Where to stream it: Will & Grace, on Hulu
21: Black-ish (2014–Present)
One of the biggest complaints you can level against the network sitcom is that it has always been a bit of a whites-only club. That finally began to change during the Obama years, thanks in part to the success of this Kenya Barris creation — a weekly family comedy that almost always hits the bull's-eye of humor and topicality. Anthony Anderson and Tracee Ellis Ross are both aces, heading up the show’s cast as a successful and happily married husband and wife who worry that their family isn’t “Black enough” for our complex moment in history. That probably makes the series sound heavier than it is, but its resonance is in how deftly it balances its timeliness with more traditional screwball silliness.
Where to stream it: Black-ish, on Hulu
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20: Sex and the City (1998–2004)
TV critics and pop-culture pundits always point to The Sopranos as the show that turned HBO into an original programming powerhouse, but Carrie Bradshaw & Co. deserve just as much of the credit. As a serial-dating Manhattan sex columnist, Sarah Jessica Parker turns the usual sitcom dating games into urban anthropology along with her three brunching besties: the prim Charlotte (Kristin Davis), the uptight Miranda (Cynthia Nixon), and the sex-hungry man-eater Samantha (Kim Cattrall). Sex and the City may come off as a tad dated in 2021, but at the turn of the millennium every episode felt like a taboo shot of truth.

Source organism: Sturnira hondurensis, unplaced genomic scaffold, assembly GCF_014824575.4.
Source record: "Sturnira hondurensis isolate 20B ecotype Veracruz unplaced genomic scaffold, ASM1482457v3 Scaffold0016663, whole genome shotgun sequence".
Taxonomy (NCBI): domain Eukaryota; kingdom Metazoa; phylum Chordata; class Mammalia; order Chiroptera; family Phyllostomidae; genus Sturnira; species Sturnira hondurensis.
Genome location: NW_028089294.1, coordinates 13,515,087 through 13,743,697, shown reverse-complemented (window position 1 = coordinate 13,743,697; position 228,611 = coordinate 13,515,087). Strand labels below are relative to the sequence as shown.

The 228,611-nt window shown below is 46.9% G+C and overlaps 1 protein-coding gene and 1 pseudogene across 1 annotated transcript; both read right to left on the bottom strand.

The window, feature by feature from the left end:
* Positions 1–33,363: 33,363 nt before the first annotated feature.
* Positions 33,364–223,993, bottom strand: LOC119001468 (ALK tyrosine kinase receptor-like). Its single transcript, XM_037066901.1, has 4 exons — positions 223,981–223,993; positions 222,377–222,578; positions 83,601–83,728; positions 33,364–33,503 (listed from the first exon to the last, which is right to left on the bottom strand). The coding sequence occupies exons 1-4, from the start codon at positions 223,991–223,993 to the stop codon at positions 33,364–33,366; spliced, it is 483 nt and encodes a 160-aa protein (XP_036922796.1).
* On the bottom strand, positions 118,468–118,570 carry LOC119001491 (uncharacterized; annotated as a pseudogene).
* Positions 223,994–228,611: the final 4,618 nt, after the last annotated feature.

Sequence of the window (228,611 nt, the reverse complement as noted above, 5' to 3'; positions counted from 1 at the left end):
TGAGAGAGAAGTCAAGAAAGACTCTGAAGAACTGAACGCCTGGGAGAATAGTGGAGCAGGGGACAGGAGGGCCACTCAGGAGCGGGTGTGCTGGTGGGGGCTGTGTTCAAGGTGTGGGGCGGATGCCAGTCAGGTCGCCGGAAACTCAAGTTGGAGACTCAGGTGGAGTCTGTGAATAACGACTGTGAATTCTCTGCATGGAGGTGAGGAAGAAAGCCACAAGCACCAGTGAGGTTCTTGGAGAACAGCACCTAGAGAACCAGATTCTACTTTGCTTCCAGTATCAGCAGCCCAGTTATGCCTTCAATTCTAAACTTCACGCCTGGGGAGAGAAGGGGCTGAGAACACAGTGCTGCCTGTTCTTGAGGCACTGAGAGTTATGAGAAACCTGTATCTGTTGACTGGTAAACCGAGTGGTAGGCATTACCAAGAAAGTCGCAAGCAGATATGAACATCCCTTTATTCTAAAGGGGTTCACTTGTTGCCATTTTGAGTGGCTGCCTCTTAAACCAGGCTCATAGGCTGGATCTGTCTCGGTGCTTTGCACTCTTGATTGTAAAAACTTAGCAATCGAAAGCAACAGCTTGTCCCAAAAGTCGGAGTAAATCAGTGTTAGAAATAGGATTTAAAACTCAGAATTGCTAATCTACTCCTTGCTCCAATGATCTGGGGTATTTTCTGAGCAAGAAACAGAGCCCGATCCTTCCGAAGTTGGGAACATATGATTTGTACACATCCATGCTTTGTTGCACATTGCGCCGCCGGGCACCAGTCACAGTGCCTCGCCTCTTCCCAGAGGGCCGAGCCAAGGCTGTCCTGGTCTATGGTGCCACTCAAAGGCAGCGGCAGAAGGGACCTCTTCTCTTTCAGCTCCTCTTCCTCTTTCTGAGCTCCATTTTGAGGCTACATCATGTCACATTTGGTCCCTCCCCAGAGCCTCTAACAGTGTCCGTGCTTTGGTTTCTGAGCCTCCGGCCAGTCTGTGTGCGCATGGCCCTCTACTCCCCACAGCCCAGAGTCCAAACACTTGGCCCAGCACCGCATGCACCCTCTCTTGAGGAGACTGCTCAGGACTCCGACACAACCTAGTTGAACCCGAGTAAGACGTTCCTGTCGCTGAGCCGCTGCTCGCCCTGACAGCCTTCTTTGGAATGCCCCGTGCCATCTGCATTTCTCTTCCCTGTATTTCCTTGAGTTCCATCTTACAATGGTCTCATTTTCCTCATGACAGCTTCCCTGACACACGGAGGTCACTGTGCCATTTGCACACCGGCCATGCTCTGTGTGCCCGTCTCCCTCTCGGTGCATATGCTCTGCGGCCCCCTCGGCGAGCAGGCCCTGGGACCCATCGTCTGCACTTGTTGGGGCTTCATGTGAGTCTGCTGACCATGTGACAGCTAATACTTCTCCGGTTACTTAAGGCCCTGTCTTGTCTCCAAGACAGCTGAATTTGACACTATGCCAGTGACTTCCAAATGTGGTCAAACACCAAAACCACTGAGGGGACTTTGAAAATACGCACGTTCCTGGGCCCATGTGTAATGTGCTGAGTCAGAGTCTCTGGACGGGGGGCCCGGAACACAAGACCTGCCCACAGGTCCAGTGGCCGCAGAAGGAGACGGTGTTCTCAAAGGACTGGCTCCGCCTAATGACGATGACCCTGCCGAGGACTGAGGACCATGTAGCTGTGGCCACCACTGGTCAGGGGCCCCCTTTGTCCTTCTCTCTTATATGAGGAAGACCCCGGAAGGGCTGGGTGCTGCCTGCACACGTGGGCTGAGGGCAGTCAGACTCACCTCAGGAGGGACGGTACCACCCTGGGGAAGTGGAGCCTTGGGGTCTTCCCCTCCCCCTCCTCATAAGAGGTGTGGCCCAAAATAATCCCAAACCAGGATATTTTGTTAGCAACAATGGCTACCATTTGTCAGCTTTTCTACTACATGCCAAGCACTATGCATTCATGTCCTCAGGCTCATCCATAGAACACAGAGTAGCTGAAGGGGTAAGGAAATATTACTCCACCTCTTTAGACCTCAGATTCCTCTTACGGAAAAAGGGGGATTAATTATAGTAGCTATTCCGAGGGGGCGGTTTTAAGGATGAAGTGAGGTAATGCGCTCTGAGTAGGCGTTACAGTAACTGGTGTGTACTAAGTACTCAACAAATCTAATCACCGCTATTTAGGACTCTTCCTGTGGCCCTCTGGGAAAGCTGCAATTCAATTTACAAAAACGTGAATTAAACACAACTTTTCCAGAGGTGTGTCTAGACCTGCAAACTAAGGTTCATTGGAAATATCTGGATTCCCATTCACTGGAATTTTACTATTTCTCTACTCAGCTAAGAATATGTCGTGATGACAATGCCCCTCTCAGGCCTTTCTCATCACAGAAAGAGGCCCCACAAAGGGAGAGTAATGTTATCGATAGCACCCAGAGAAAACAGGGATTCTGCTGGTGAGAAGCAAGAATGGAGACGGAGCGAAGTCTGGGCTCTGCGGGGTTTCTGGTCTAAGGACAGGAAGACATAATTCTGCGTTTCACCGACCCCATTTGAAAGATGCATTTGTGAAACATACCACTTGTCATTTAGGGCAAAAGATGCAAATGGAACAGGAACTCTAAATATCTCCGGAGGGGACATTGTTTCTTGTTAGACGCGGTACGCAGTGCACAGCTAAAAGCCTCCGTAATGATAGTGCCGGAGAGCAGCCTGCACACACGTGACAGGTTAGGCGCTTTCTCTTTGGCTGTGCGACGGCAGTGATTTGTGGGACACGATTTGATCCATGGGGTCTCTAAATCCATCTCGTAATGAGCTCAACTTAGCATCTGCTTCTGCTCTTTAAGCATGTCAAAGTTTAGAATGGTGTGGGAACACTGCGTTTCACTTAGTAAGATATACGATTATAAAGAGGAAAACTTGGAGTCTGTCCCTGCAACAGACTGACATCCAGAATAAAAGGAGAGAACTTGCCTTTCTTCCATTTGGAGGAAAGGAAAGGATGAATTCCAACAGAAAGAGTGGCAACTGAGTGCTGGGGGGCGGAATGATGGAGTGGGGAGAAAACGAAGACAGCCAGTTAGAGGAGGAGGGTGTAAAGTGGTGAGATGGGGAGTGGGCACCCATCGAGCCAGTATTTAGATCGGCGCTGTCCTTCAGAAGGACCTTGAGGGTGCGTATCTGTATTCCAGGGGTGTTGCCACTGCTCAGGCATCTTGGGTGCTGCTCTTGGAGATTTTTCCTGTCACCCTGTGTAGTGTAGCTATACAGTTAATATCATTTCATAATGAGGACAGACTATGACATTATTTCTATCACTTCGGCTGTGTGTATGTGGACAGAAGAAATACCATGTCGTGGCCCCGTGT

Where to stream it: Sex and the City, on HBO Max
19: Veep (2012–2019)
If you’re one of the stars of the best sitcom of the ’90s, what can you possibly do for an encore? Well, if you were Julia Louis-Dreyfus, you followed up Seinfeld with this profane peek behind the curtain of American power. As the holder of the most thankless job in politics, Louis-Dreyfus plays VP Selina Meyer, a woman who masks her own sense of impotence with withering, elaborately inventive insults that she fires off at her staff and rivals like she’s holding a howitzer. Created by Armando Iannucci, this D.C. comedy is the kind of satire that stings and leaves a welt.
Where to stream it: Veep, on HBO Max